Tales of sea and beer
Dungeness August 1977
The sea isn’t neglected. Regular trips are made to the seawatching hide overlooking the ‘patch’, an area of disturbed sea caused by water outflow from the power station. This churning of the water throws up food for the birds, particularly gulls and terns. We are witnessing excellent numbers of Black Terns pausing their migration to feed at this opportunistic avian café. Up to 175 were present a couple of days ago. Our constant scanning of this group pays off when an immature White-winged Black Tern is found. It stays around for several days.
A trip to the seawatch hide isn’t complete without taking along the observatory binocular telescope. It’s the size and weight of a small child and is cased in a heavy wooden box. It is transported the not inconsiderable distance from the observatory on an old pram base. Once in the hide it is hauled onto a spike that is bolted onto the shelf and acts as a tripod. Is it worth the effort of lugging this battleship grey coloured monster half a mile? Hardly. The high magnification and small field of view results in an image that shakes about all over the place. Even if stillness is achieved, brightness is lacking and the focus leaves a lot to be desired. After five-minutes of use your eyes feel as if they will be permanently crossed. But like sheep we carry on using it.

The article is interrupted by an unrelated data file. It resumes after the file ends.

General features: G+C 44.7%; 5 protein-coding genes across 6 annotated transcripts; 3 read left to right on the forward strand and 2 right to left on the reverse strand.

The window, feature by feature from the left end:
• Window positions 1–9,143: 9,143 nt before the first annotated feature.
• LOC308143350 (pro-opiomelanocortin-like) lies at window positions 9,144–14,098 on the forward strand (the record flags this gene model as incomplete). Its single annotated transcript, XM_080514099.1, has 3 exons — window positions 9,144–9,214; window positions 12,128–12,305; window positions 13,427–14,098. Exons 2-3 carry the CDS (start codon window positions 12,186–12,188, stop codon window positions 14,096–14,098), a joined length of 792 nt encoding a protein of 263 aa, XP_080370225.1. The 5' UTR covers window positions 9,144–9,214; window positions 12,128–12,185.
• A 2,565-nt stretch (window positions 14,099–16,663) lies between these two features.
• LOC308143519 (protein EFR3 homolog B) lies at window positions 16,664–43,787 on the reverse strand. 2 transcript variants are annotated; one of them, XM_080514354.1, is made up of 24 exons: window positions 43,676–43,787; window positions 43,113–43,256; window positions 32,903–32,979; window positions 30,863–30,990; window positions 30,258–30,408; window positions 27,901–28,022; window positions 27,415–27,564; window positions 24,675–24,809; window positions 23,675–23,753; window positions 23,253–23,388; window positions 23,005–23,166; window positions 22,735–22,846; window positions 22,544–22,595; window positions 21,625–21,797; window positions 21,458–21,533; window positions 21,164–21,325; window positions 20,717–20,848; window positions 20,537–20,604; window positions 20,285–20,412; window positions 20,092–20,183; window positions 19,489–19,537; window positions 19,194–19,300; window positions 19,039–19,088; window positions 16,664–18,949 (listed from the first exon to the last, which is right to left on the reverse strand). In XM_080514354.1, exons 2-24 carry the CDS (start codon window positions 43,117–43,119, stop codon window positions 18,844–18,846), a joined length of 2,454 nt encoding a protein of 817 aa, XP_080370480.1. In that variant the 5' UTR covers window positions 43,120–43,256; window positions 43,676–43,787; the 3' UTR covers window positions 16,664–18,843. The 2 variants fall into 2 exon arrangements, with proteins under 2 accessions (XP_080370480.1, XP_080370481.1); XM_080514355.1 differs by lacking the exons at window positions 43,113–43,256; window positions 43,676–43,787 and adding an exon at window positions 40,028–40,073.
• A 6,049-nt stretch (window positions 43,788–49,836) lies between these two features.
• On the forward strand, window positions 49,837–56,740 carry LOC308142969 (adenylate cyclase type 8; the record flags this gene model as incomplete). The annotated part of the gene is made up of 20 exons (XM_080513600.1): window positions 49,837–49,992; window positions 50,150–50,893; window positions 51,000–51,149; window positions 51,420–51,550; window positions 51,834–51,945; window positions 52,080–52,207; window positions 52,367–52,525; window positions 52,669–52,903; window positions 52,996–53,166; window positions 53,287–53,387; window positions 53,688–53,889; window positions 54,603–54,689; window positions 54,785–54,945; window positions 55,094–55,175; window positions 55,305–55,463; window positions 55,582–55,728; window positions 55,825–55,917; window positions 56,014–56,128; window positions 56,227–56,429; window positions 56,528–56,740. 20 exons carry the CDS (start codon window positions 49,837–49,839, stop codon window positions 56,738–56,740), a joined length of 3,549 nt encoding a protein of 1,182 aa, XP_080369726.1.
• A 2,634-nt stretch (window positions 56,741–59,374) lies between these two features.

The closest pub to the bird observatory is ‘The Britannia’, an ugly, modern one-storied building. It sells an uninspiring and limited number of beers. The décor makes no attempt to invite and entice customers although the saloon bar does have carpet and red lighting to try and create a feeling of class - and to give the landlord a valid reason to increase the price of alcohol in this very ‘select’ environment. Purely because of convenience it is regarded as the birders local, although this does change from time to time. My first pint in the pub costs 37p. In the ‘Public Bar’, which we generally frequent is a juke box, a fruit machine and a darts board. This bar is a shrine to the Dungeness lifeboat, as original oil-paintings of every serving coxswain hang on the walls, together with old black-and-white photographs of previous boats used in the service. (The pub will have a major refurbishment in the late 1980’s and the wall between the bars will be knocked down to open it up into one large room. With the wall will go the lifeboat memorabilia. The pub will then lose a certain charm, although until then we didn’t realise that it did, in fact, possess one).